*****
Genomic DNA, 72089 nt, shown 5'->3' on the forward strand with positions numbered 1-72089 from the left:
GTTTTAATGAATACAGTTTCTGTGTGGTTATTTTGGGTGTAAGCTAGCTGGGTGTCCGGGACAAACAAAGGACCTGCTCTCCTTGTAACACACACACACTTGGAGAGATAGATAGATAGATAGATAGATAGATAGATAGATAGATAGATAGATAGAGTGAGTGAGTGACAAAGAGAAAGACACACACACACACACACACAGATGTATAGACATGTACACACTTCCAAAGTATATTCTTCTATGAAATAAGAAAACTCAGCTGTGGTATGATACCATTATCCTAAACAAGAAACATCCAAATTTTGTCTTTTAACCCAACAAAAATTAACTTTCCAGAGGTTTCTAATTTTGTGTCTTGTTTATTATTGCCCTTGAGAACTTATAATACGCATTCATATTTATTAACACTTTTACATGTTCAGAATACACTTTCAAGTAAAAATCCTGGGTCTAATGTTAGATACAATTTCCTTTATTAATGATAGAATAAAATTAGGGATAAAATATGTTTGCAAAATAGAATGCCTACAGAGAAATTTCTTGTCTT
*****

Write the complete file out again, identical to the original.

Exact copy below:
Genomic DNA, 72089 nt, shown 5'->3' on the forward strand with positions numbered 1-72089 from the left:
GTTTTAATGAATACAGTTTCTGTGTGGTTATTTTGGGTGTAAGCTAGCTGGGTGTCCGGGACAAACAAAGGACCTGCTCTCCTTGTAACACACACACACTTGGAGAGATAGATAGATAGATAGATAGATAGATAGATAGATAGATAGATAGATAGAGTGAGTGAGTGACAAAGAGAAAGACACACACACACACACACACAGATGTATAGACATGTACACACTTCCAAAGTATATTCTTCTATGAAATAAGAAAACTCAGCTGTGGTATGATACCATTATCCTAAACAAGAAACATCCAAATTTTGTCTTTTAACCCAACAAAAATTAACTTTCCAGAGGTTTCTAATTTTGTGTCTTGTTTATTATTGCCCTTGAGAACTTATAATACGCATTCATATTTATTAACACTTTTACATGTTCAGAATACACTTTCAAGTAAAAATCCTGGGTCTAATGTTAGATACAATTTCCTTTATTAATGATAGAATAAAATTAGGGATAAAATATGTTTGCAAAATAGAATGCCTACAGAGAAATTTCTTGTCTT